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COM redux...

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Posted by Shadowfyr   USA  (1,783 posts)  [Biography] bio
Date Mon 26 Mar 2007 06:31 PM (UTC)
Message
NOTE: This is just for discussion purposes and to continue working towards a possible means to impliment some better support. It is not a *fix*, its not a complete idea, its just throwing some things around. If some people don't like it, they can go frack themselves. That said.

Heh Nick.. Is there something in the Lua interfaces or LuaCOM for "messages". I.e., redirection of system messages to the dll?

Been doing more reading. There seems to be some implication that one has to *somehow* redirect messages to the script engines for them to handle events. Internally, once the messages get there, it seems that LuaCOM handles interfaces for the events by keeping a table containing the script entry points and event IDs or something, so that when it gets a message containing the ID, it can call the needed function. However, for that to work the message loop in the host has to be able to redirect anything it gets out of the loop, in your case the main message loop where this stuff is handled, to the script engine/luaCOM interfaces. I am having some trouble tracking down just how the frack that works though... It might require asking each script engine if its has a table entry for the IID of the object and event fired, then passing the message to it, or something...

As usual, the assumption seems to be that if you are trying to do this, you already know how to do it, or your using something that does it automatically. Closest I have found so far are some code changes that would allow an MFC application to support late binding of COM objects "within itself", along with events, by patching in ATL functionality. Its about 30 lines of code in various places, but its also none too clear, at least to me, how it keeps up with multiple objects (I suspect that requires even more code to impliment and interface/object container, like LuaCOM uses). The part in the article about late binding tends to go something like, "Do this, do that, add this code, impliment blah, zip, bang, presto!" Presumably, if you have a clue what the first part of the article was doing and how to correctly support multiple objects within that framework, then the "impliment blah" bit makes fracking sense.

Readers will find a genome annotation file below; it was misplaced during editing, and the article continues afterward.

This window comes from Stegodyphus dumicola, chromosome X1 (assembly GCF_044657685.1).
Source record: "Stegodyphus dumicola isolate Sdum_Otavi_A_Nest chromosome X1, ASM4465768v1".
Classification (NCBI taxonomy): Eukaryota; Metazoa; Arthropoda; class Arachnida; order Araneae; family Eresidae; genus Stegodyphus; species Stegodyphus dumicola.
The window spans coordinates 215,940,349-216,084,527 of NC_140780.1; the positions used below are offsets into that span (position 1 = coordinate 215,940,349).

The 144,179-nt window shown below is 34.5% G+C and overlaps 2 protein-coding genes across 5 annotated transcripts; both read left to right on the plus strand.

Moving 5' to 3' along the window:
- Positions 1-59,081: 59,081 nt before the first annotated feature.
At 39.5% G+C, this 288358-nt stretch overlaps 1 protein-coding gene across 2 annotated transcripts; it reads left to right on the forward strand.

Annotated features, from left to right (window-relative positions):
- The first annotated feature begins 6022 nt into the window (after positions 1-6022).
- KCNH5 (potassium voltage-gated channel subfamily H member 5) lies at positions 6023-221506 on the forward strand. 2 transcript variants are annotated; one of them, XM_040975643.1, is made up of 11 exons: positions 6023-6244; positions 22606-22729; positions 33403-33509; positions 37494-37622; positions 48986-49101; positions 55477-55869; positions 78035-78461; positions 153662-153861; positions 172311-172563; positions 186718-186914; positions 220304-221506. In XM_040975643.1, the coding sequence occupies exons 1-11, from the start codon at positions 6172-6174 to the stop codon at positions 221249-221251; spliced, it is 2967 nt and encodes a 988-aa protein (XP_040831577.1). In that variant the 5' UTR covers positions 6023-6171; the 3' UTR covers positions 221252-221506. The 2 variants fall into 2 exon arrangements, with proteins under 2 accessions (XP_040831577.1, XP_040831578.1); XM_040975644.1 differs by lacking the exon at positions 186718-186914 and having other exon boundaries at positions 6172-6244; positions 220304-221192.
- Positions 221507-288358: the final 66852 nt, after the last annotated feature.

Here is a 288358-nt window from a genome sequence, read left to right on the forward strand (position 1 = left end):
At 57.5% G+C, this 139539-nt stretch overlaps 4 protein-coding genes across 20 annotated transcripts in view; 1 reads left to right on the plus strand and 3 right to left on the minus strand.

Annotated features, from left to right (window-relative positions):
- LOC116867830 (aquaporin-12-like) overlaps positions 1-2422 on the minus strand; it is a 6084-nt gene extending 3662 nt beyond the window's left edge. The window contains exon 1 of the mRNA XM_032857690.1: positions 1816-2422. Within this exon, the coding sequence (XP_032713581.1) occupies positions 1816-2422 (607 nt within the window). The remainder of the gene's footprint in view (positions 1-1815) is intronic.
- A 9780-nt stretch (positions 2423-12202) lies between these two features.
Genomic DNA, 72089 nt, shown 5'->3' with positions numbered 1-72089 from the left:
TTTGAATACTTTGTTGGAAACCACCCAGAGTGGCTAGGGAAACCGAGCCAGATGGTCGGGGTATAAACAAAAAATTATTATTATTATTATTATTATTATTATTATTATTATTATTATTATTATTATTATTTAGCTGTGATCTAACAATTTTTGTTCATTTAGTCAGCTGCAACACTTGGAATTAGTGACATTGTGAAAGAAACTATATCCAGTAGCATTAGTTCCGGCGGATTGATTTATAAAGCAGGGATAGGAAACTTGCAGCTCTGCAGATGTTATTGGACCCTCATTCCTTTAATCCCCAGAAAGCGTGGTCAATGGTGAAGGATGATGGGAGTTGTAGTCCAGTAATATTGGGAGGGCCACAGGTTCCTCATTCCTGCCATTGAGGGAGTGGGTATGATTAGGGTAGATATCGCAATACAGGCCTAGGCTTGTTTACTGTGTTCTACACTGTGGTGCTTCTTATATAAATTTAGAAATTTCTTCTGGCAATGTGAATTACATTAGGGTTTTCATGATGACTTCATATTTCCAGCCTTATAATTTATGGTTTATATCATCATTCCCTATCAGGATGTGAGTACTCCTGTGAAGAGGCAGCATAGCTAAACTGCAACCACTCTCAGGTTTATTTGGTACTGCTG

Why the bloody hell can't people just provide real code examples instead of being so damned obtuse that they assume everyone already knows everything they do? Its also not quite what I was looking for, since it impliments the creation, messaging and object handling client side, rather than taking advantage of existing script engine features. Though that might not be a bad thing, given that it would be generic to "all" engines, with some code to keep track of the message IIDs, who they belong to and what engine+script function to call when they happen. No worse, in theory, than what you already do when checking for the presence of callbacks in plugins.

If you want to take a look (though I am still trying to find clearer information):

http://www.codeguru.com/cpp/com-tech/atl/article.php/c3573/

You will note that it also has the disturbingly stupid choice of using HTML and IE to "prove" that the final product works... Yeah, real damn useful... :( Though, I get the impression that its only instancing the COM object that impliments the linking, since its easier than, I don't know, actually including it in a fracking application that also shows how to get the scripting to work. Sigh...

--> bangs head against the wall.
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Posted by Nick Gammon   Australia  (21,321 posts)  [Biography] bio   Forum Administrator
Date Reply #1 on Tue 27 Mar 2007 09:50 PM (UTC)
Message